Bullocks Wilshire: Then and Now

August 16, 2015 Updated: August 17, 2015

On the 3000 block of Wilshire Boulevard in Los Angeles is a piece of work bound to take the eye. The Bullocks Wilshire building, fronted by a tarnished copper spire, operated as a luxury department store for 64 years to 1993. The building represents stylistic preeminence befitting the store’s moniker “Cathedral of Commerce,” where one of the leading architects of his day, John Parkinson, and dozens of craftsmen and world-class artists hewed Bullocks Wilshire into a one-of-a-kind rapture from an eclectic blend of rare and exotic raw materials and figments of the imagination.

The spotlight was on Bullocks Wilshire in a recent open house given by Southwestern School of Law, long-time neighbor of the building and its owner since 1994. Hundreds of visitors from across Southern California made the junket to view the architectural wonder, noted for what came to be labeled in the 1960s as Art Deco.

Southwestern’s investment of $29 million in the purchase and transformation of the place into a law library and multipurpose functionality of a law school while preserving the original architecture and art work met with approval for the many, who gabbed about their long-ago experiences as a shopper or worker at the store. 

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A familiar site while traversing the 3000 block of Wilshire Boulevard: The tarnished spire of Bullocks Wilshire. (Timothy Wahl)

There was some oohing and ahhing over the variations of design and texture that gave each floor and each compartment on each floor a special character. For the moment, one could be transported back to the halcyon days of the Bullocks Wilshire store in the 1930s and ’40s. Fittingly, a threesome too young to have their own memories of Bullocks Wilshire came attired in garments of the period—one when the movers and shakers of the world made Bullocks Wilshire their destination.

According to historians, Bullocks Wilshire was an answer to the burgeoning car culture in Los Angeles. Spelled without an apostrophe to distinguish this upscale emporium from the ubiquitous Bullock’s, Bullocks Wilshire called guests “patrons,” not “customers,” and steadfastly claimed to be a “specialty” store, not a “department” store.

It hit all cylinders with high-class enticements of bold displays in street-facing windows and a parking area in back with a carport, termed porte cochere. Sales rung up with pencil and paper, not a “disruptive” contraption called a cash register, pointed to a culture of personalized attention to the point of store personnel, called associates, making house calls. A visitor on the Southwestern tour recounted how her cousin was fitted at home for her wedding dress.  

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Mural titled “The Spirit of Transpiration” by Herman Sachs above the porte cochere (car port) at the back entrance of Bullocks Wilshire. (Nelly Wahl)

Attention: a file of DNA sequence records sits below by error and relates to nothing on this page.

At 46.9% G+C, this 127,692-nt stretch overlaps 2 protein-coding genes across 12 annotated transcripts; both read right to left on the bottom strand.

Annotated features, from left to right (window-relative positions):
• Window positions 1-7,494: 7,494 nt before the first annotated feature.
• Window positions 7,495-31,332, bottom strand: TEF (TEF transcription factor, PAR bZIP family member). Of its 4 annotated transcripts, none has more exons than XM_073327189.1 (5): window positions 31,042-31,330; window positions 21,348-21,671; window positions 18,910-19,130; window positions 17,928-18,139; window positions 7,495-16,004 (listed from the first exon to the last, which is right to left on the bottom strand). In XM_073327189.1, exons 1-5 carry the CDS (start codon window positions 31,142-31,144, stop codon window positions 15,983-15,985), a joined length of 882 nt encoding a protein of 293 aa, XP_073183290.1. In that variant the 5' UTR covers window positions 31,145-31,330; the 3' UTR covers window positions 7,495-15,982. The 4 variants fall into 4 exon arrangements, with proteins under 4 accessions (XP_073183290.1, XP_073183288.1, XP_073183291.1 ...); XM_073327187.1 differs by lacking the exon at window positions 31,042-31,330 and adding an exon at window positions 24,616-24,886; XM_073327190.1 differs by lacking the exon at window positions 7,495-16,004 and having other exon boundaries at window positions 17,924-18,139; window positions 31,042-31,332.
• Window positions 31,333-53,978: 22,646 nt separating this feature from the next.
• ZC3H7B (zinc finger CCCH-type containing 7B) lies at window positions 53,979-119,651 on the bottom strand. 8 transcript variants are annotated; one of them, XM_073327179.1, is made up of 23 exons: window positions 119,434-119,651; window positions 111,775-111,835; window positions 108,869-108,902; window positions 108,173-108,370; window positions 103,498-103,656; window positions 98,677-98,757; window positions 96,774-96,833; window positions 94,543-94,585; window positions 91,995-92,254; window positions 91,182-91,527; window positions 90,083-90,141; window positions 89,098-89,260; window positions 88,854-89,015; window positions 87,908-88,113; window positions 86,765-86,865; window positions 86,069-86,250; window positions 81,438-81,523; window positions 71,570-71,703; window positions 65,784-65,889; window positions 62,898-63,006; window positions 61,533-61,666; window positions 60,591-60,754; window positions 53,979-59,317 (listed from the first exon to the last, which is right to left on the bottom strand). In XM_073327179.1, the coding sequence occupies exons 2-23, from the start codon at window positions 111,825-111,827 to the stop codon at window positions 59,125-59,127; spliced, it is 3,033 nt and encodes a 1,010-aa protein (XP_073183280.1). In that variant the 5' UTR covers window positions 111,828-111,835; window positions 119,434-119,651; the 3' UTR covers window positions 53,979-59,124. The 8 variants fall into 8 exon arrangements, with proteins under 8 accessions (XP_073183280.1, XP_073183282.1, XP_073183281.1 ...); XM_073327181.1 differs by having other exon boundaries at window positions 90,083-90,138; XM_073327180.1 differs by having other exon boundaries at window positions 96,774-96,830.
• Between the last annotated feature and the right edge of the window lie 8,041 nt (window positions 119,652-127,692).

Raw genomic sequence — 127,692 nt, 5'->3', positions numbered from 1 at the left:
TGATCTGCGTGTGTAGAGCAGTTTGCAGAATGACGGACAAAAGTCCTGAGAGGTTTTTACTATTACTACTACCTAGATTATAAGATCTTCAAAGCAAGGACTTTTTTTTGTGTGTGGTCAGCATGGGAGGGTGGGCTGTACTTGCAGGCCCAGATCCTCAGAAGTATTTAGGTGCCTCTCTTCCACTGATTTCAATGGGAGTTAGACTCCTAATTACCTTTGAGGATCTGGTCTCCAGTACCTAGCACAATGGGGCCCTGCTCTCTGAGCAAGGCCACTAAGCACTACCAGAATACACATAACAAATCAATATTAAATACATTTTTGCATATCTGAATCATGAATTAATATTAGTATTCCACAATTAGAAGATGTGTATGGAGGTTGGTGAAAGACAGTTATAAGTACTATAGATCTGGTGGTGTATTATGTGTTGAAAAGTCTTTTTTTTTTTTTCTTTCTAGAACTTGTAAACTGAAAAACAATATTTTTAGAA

Hollywood’s glamour set of Greta Garbo, Mary Pickford, Cary Grant, Marion Davies and her beau media magnate William Randolph Hearst and others made their marks at Bullocks. Mae West shopped but never set foot in the store. Apparel was brought curbside for her. John Wayne was a regular for fashion shows in the fabled Tea Room. Angela Lansbury worked as a gift wrapper until her Academy-Award nominated film debut in Gaslight (1944). June Lockhart, Lassie’s mom, patrolled the sales floor, as did future First Lady Pat Nixon.

Bullocks Wilshire’s decline and fall is attributed to shifts in shopping preferences to suburban malls and a decaying neighborhood. Today a mock courtroom stands in place of ladies’ handbags and accessories. The imagination may be tested to picture confrontation and discrediting witnesses played out where once was a theme of helping and pleasing people. Study desks cabled to networks occupy the legendary fur room.

The Louis XVI Room, where wealthy ladies viewed designer clothes on live mannequins, is now used for law school special events. Still, what might have been, one might ask, if the chief competitor for the building, an electronics store, had won the bidding?

This tour was not just about the physical, opulent majesty of Bullocks Wilshire. In its lifetime, it was a place to come back to, a hearth, which, as a former associate on the tour put as having “no equal.” Fellow workers were “very nice,” she explained, and were trained not to judge people. The royal treatment, in other words, was extended to everyone.

Further manifestations of Bullocks Wilshire’s resolve for dignity and refinement could be found in senior associates being addressed “Miss” or “Mr.” Scattered about the store were associates in their 60s, 70s and 80s. Not unheard of was for an employee to work up to the last day of life, the case of an octogenarian manager who didn’t call in one day.

Another, Miss Rose, who began in handbags with Bullocks Wilshire in the Depression, was said to have never missed a day except for her internment in WWII for people of Japanese ancestry. Mr. Davis started as a horse-stable hand in the 1920s for the store’s founder, John Bullock, and transitioned to a dapper-dressed figure milling about doing tasks of his own choosing until his passing in the 1980s.

The tour of Bullocks Wilshire meant something distinctive for each person, of course. But knowing the story behind the façade from the people who lived it made it more meaningful.

Timothy Wahl’s experience in business, education, the sciences, and the arts gives him a unique platform on a spectrum of subjects.